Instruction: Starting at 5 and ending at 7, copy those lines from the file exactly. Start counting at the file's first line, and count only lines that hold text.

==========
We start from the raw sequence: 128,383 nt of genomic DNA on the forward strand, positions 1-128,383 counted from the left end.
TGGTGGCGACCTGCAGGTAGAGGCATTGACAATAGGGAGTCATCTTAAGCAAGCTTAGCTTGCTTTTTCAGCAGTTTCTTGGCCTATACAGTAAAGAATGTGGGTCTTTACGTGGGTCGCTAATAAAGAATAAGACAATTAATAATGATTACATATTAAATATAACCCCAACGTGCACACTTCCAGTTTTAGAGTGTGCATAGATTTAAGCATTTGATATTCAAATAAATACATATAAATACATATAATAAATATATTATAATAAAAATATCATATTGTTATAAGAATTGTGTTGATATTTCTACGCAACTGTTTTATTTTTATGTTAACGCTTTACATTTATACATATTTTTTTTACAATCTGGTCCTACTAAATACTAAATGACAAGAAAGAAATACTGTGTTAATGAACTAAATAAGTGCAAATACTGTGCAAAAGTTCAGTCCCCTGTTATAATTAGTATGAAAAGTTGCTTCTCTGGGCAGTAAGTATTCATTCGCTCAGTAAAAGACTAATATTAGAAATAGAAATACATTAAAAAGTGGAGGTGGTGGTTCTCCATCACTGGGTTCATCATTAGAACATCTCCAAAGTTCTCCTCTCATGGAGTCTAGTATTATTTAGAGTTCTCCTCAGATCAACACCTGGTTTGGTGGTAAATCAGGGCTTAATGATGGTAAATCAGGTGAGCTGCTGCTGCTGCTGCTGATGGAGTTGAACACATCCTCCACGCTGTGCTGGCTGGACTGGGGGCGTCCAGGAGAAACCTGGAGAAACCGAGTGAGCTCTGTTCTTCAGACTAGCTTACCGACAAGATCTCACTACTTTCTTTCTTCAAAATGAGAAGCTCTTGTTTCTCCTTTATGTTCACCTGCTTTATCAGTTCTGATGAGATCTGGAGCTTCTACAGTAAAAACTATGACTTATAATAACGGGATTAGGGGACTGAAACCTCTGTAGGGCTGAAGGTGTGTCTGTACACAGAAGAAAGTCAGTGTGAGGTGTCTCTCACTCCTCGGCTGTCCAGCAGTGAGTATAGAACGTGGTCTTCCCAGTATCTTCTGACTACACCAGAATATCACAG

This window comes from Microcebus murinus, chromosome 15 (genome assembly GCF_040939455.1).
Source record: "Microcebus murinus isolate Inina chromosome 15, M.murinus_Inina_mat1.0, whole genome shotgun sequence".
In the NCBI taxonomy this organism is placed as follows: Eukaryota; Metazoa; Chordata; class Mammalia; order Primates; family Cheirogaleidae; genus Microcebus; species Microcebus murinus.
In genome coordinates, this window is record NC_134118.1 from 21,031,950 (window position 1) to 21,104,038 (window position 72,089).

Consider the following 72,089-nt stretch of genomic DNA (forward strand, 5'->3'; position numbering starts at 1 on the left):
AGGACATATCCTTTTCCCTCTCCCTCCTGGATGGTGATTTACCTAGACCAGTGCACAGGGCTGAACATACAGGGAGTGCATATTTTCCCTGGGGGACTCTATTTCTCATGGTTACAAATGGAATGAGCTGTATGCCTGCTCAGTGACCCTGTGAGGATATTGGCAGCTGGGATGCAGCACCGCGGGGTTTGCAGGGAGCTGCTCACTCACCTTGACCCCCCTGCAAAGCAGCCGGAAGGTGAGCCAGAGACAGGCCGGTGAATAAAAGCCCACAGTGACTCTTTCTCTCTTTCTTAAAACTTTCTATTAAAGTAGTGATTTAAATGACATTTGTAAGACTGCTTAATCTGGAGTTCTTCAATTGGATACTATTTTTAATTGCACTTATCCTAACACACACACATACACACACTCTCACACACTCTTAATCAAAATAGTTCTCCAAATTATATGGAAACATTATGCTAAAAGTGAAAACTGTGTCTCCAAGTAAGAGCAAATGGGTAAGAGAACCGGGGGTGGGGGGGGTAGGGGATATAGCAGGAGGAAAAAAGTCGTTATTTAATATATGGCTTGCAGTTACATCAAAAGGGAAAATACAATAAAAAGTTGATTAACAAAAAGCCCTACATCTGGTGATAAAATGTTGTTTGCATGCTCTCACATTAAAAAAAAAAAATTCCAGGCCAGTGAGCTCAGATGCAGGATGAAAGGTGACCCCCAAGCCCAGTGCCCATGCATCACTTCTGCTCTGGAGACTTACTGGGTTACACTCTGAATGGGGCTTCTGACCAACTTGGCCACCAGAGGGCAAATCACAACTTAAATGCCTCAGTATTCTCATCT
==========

In the NCBI taxonomy this organism is placed as follows: Eukaryota; Metazoa; Chordata; class Mammalia; order Primates; family Cheirogaleidae; genus Microcebus; species Microcebus murinus.
In genome coordinates, this window is record NC_134118.1 from 21,031,950 (window position 1) to 21,104,038 (window position 72,089).

Consider the following 72,089-nt stretch of genomic DNA (forward strand, 5'->3'; position numbering starts at 1 on the left):